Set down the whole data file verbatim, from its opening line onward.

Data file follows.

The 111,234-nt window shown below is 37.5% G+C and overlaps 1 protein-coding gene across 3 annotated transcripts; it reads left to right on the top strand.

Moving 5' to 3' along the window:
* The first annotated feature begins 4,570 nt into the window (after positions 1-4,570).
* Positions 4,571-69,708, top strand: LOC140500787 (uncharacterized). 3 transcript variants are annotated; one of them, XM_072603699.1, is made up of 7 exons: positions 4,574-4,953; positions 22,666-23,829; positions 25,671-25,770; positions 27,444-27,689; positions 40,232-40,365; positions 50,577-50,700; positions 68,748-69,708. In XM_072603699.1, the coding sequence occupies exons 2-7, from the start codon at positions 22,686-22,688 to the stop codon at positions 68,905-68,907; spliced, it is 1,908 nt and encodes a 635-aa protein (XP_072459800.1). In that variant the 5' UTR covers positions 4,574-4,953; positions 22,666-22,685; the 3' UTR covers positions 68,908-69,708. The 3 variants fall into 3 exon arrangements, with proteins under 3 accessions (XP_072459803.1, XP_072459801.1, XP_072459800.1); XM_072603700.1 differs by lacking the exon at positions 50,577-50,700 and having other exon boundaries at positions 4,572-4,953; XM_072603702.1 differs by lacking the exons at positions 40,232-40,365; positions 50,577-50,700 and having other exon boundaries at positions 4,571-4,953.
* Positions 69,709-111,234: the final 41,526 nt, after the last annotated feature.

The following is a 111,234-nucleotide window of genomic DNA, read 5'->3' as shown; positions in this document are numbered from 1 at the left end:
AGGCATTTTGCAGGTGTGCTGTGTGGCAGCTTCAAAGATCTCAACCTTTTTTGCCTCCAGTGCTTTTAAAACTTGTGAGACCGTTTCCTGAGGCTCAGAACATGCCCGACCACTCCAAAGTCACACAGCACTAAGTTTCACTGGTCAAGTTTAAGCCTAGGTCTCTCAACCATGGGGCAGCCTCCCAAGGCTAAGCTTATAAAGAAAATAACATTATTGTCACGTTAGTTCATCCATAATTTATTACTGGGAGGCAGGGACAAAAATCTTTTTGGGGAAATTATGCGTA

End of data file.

The 111,234-nt window shown below is 37.5% G+C and overlaps 1 protein-coding gene across 3 annotated transcripts; it reads left to right on the top strand.

Moving 5' to 3' along the window:
* The first annotated feature begins 4,570 nt into the window (after positions 1-4,570).
* Positions 4,571-69,708, top strand: LOC140500787 (uncharacterized). 3 transcript variants are annotated; one of them, XM_072603699.1, is made up of 7 exons: positions 4,574-4,953; positions 22,666-23,829; positions 25,671-25,770; positions 27,444-27,689; positions 40,232-40,365; positions 50,577-50,700; positions 68,748-69,708. In XM_072603699.1, the coding sequence occupies exons 2-7, from the start codon at positions 22,686-22,688 to the stop codon at positions 68,905-68,907; spliced, it is 1,908 nt and encodes a 635-aa protein (XP_072459800.1). In that variant the 5' UTR covers positions 4,574-4,953; positions 22,666-22,685; the 3' UTR covers positions 68,908-69,708. The 3 variants fall into 3 exon arrangements, with proteins under 3 accessions (XP_072459803.1, XP_072459801.1, XP_072459800.1); XM_072603700.1 differs by lacking the exon at positions 50,577-50,700 and having other exon boundaries at positions 4,572-4,953; XM_072603702.1 differs by lacking the exons at positions 40,232-40,365; positions 50,577-50,700 and having other exon boundaries at positions 4,571-4,953.
* Positions 69,709-111,234: the final 41,526 nt, after the last annotated feature.

The following is a 111,234-nucleotide window of genomic DNA, read 5'->3' as shown; positions in this document are numbered from 1 at the left end:
AGGCATTTTGCAGGTGTGCTGTGTGGCAGCTTCAAAGATCTCAACCTTTTTTGCCTCCAGTGCTTTTAAAACTTGTGAGACCGTTTCCTGAGGCTCAGAACATGCCCGACCACTCCAAAGTCACACAGCACTAAGTTTCACTGGTCAAGTTTAAGCCTAGGTCTCTCAACCATGGGGCAGCCTCCCAAGGCTAAGCTTATAAAGAAAATAACATTATTGTCACGTTAGTTCATCCATAATTTATTACTGGGAGGCAGGGACAAAAATCTTTTTGGGGAAATTATGCGTA